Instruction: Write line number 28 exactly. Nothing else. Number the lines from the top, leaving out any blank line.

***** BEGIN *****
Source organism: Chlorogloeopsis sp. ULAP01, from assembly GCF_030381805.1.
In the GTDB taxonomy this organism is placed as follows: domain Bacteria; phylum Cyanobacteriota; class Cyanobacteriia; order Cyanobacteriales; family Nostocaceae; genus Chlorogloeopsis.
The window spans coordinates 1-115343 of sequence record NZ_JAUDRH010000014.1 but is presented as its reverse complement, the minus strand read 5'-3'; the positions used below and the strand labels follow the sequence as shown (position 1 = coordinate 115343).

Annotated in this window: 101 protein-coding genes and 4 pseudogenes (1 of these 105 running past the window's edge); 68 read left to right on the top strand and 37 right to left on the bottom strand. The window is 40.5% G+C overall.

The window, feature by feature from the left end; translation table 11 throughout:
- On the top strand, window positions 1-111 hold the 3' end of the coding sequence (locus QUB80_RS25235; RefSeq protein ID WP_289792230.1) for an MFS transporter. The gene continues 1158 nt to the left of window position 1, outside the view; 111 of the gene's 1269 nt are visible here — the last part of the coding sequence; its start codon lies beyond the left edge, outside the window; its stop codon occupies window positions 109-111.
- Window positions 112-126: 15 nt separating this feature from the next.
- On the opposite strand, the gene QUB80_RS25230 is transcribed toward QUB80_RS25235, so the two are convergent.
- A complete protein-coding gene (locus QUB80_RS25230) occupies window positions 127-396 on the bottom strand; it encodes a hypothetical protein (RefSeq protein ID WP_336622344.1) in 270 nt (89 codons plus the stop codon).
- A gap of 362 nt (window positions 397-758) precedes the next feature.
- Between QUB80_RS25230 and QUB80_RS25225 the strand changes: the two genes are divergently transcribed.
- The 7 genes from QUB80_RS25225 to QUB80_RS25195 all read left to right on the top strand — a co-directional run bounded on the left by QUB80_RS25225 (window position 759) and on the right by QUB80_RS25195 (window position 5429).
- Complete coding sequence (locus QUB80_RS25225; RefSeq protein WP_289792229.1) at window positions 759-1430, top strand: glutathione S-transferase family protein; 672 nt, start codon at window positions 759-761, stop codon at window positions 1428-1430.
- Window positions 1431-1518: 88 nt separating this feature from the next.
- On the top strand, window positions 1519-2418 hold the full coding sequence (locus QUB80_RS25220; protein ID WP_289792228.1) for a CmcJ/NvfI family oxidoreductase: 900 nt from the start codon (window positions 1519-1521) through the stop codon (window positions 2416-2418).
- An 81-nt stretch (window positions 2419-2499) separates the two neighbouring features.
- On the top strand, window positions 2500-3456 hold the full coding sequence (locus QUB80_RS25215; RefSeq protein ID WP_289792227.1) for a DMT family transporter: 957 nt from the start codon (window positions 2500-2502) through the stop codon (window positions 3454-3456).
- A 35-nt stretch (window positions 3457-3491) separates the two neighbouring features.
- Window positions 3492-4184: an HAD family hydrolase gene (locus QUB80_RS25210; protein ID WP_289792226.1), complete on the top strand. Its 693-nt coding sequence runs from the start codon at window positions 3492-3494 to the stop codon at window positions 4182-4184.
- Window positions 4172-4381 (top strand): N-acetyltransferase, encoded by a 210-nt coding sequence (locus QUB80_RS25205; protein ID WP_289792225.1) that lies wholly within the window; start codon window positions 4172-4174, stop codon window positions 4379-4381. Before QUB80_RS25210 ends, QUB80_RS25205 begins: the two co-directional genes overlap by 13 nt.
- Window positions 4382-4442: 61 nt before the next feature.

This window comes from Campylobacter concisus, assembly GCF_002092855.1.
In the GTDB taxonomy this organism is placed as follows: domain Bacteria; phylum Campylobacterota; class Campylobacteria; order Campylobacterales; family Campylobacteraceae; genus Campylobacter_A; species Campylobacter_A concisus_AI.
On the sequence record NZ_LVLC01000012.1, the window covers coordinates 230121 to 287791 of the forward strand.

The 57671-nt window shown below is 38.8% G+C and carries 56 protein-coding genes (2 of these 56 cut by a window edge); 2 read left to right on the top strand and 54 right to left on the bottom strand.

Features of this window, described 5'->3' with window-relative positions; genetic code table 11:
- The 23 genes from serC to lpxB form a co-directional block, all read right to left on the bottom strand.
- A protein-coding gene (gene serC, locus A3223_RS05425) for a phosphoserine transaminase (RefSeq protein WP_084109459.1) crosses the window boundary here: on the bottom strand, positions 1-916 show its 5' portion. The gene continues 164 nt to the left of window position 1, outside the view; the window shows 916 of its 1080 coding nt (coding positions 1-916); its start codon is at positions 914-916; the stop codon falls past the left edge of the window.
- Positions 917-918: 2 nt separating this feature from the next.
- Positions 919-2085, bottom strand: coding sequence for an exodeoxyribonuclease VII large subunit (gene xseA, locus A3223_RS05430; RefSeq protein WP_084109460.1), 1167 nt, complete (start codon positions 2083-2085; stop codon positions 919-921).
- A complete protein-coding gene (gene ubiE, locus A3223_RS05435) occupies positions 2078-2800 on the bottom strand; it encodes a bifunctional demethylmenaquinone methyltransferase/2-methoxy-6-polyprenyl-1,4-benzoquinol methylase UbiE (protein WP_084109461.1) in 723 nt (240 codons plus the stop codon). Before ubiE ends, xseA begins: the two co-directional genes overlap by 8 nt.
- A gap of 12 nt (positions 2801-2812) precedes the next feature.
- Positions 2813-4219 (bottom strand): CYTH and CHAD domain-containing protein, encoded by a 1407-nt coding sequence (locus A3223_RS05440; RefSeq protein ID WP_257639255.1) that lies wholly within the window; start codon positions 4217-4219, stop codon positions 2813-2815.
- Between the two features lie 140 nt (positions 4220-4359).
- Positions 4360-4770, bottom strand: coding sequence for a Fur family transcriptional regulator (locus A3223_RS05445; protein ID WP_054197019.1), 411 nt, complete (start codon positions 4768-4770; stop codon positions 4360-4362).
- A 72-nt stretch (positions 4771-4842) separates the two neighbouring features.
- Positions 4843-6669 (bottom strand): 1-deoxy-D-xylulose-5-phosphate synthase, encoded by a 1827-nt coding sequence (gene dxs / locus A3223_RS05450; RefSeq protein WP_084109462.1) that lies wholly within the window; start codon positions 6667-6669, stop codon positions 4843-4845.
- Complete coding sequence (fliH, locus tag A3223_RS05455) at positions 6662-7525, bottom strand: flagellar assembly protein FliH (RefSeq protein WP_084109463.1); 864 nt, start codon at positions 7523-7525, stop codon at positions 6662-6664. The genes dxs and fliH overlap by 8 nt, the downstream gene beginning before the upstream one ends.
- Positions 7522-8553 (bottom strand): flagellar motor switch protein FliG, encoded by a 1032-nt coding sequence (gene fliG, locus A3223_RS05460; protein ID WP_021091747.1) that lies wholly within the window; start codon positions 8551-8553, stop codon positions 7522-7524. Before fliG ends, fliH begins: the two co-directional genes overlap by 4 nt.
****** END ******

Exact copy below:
- A protein-coding gene (gene serC, locus A3223_RS05425) for a phosphoserine transaminase (RefSeq protein WP_084109459.1) crosses the window boundary here: on the bottom strand, positions 1-916 show its 5' portion. The gene continues 164 nt to the left of window position 1, outside the view; the window shows 916 of its 1080 coding nt (coding positions 1-916); its start codon is at positions 914-916; the stop codon falls past the left edge of the window.